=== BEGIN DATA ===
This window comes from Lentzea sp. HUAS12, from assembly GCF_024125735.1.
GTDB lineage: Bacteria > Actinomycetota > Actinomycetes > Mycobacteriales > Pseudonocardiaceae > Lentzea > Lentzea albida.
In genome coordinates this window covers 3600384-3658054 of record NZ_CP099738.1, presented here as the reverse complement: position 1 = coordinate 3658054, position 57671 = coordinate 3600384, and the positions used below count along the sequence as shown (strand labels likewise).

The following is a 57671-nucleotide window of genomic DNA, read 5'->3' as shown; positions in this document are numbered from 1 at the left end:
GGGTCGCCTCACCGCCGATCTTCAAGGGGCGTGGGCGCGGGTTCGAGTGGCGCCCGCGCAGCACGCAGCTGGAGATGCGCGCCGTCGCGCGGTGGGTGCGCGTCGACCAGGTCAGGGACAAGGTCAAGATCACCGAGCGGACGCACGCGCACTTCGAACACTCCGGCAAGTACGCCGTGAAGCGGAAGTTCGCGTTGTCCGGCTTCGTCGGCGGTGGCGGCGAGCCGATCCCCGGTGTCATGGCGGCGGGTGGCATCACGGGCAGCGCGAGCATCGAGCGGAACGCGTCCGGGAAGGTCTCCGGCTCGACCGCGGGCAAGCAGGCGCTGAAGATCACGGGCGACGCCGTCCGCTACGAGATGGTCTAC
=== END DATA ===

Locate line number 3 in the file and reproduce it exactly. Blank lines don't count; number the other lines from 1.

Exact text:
In genome coordinates this window covers 3600384-3658054 of record NZ_CP099738.1, presented here as the reverse complement: position 1 = coordinate 3658054, position 57671 = coordinate 3600384, and the positions used below count along the sequence as shown (strand labels likewise).